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EDITOR'S notebook

April 2003
Is the "Holy Grail" for Digital Printing Near?

Some might argue that the quest to make money with color digital printing, especially incorporating variable data, is even more arduous than the quest for the Holy Grail. But before anyone accuses me of religious blasphemy or, in more modern times, falsely assumes I'm a card-carrying member of the Monty Python fan club, let me explain.

For many of the early adopters, the road to building a successful digital printing operation turned out to be a failed leap of faith and even an experience more akin to a comedy of errors. But take heart; in our age of incorporating value-added services that can differentiate your operation from those of your competitors across town, digital printing may finally be living up to earlier expectations.

As a result of the lessons learned by those on the bleeding edge, today's savvy digital printers aren't making the same mistakes. They know, for example, that the process requires a high degree of education and hand holding so customers realize the benefits of printing short runs digitally—such as eliminating inventories, achieving better response rates through personalization and customization, as well as getting lightning-quick job turnaround times. They've also learned to drill deeper into customers' organizations to find decision makers who can visualize the total value proposition of one-to-one marketing. This can take your message beyond a traditional print buyer, someone who often chooses a printer simply based on low pricing.

Likewise, the more intimate partnership created from providing digital output can help open doors to win other jobs best suited for offset presses, as well as additional services such as fulfillment, CD-ROMs, database maintenance, Website design, etc.

Admittedly, the market potential for producing direct mail advertising incorporating variable data has not taken off the way many forecasted. Competition is fierce and direct marketers, in large part, haven't turned to commercial printers for this service. Instead, better opportunities exist for employing digitally produced, variable data output in response to someone contemplating a specific buying decision. Based on initial profile information gathered, as examples, a customized piece can provide a high school senior with specific information on a college's programs covering her areas of interest, or an automotive manufacturer can send out a piece specifically tailored to the preferences—down to the color of the vehicle—of a potential car buyer.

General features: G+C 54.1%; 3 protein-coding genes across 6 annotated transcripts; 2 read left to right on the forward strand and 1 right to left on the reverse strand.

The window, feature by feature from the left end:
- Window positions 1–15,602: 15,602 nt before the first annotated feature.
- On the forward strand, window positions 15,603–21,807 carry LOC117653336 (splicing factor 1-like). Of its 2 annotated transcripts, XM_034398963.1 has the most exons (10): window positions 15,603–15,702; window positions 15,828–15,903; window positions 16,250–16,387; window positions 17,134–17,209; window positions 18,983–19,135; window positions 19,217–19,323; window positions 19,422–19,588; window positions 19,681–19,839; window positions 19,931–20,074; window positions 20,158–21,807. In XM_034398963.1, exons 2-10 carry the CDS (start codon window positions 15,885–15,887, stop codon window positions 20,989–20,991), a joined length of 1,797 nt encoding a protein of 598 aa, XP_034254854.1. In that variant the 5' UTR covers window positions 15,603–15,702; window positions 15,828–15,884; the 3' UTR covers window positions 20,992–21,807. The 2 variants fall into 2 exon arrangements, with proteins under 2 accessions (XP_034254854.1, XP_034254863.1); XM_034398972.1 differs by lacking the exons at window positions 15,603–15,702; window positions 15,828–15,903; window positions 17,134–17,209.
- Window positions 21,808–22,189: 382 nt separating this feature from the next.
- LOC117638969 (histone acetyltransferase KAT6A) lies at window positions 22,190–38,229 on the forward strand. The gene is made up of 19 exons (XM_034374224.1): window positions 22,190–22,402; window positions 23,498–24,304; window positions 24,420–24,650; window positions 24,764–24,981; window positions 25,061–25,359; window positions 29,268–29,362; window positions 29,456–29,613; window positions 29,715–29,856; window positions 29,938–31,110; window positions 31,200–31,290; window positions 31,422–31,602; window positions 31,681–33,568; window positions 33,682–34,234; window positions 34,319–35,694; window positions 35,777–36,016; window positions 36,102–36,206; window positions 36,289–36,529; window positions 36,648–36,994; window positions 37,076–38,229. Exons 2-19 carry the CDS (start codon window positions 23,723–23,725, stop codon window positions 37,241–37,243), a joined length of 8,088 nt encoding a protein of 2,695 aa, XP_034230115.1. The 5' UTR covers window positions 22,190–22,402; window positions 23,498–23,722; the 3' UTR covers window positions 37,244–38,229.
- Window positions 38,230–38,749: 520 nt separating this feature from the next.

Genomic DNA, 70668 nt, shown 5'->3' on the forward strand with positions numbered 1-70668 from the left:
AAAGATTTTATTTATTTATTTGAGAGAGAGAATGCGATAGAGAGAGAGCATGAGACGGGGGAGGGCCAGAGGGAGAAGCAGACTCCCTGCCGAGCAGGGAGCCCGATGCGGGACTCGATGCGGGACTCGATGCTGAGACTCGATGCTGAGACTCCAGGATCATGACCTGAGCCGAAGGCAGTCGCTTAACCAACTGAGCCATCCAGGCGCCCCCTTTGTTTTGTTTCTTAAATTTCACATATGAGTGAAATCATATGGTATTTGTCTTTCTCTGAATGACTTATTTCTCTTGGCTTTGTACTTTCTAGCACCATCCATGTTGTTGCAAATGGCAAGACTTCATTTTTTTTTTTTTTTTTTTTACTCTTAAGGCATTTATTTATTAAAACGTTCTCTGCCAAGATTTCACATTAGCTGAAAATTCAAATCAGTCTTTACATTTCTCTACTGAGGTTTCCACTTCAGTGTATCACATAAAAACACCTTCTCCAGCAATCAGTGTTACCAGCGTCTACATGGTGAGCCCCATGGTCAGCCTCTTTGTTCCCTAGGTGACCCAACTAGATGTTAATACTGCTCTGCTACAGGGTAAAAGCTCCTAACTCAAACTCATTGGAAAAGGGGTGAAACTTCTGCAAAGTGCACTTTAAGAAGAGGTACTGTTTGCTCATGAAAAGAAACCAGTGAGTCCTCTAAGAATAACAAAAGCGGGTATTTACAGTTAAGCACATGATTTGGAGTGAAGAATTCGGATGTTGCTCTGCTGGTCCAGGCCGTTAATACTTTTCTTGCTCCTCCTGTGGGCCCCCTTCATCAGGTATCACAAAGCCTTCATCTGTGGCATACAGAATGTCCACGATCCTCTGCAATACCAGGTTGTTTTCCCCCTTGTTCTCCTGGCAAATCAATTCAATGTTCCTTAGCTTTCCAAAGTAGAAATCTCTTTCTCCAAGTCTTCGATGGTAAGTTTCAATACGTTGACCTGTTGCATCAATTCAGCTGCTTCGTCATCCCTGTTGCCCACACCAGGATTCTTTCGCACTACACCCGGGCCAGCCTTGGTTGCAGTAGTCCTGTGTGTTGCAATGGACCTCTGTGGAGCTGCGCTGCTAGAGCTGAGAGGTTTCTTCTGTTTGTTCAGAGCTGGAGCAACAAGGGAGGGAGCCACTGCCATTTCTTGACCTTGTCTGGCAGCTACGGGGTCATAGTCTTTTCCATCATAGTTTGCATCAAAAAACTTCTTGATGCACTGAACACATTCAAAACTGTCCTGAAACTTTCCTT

Still not convinced, or think that these services are only suitable for the largest printing operations? Then consider the recent findings from the National Association of Printing Leadership's 2003 "Future of Print" survey, which polled 145 companies with annual sales ranging from $200,000 to $200 million. "In considering which companies are going to be around in five years, the temptation is to conclude the bigger the company, the better the odds," notes Andrew Paparozzi, NAPL vice president and chief economist. "However, enduring success will be reserved not for companies of a particular size, but for those who understand that they are in the communications business, not the ink-on-paper business, and who are able to meet their customers' growing demand for new communications options and preferences." As such, lithographic printing and associated prepress and bindery services are expected to fall, on average, from 81.6 percent of revenues today to 69.1 percent by 2007. At the same time, digital printing is expected to increase from 5.6 percent of sales to 12.6 percent in 2007, according to the survey findings, with companies of all sizes forecasting that digital sales would more than double.
 

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